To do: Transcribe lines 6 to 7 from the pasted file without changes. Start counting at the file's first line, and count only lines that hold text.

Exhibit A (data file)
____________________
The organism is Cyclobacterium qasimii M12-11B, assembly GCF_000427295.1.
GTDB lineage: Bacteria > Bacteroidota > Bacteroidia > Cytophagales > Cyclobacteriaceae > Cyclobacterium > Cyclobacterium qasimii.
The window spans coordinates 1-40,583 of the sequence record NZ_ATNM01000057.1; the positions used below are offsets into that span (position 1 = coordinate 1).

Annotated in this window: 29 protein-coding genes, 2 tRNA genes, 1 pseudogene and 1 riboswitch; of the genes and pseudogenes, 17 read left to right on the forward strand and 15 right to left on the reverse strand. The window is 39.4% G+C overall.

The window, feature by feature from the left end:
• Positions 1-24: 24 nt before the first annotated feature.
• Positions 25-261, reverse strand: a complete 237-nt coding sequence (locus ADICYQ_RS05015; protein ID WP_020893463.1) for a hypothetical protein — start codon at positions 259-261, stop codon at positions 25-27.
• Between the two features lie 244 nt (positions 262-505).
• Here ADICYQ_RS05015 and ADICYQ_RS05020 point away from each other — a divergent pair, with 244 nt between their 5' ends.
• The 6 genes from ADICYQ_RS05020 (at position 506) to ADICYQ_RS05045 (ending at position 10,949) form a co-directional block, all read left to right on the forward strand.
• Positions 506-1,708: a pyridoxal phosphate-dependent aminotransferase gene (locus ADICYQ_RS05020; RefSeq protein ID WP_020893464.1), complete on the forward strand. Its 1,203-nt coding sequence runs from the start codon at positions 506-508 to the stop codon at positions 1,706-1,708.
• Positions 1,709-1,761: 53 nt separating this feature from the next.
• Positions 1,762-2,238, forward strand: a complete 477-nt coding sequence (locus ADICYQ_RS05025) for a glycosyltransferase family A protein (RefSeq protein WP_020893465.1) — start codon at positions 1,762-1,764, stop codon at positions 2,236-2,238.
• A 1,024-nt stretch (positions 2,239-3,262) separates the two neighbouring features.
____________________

• Positions 1-24: 24 nt before the first annotated feature.
• Positions 25-261, reverse strand: a complete 237-nt coding sequence (locus ADICYQ_RS05015; protein ID WP_020893463.1) for a hypothetical protein — start codon at positions 259-261, stop codon at positions 25-27.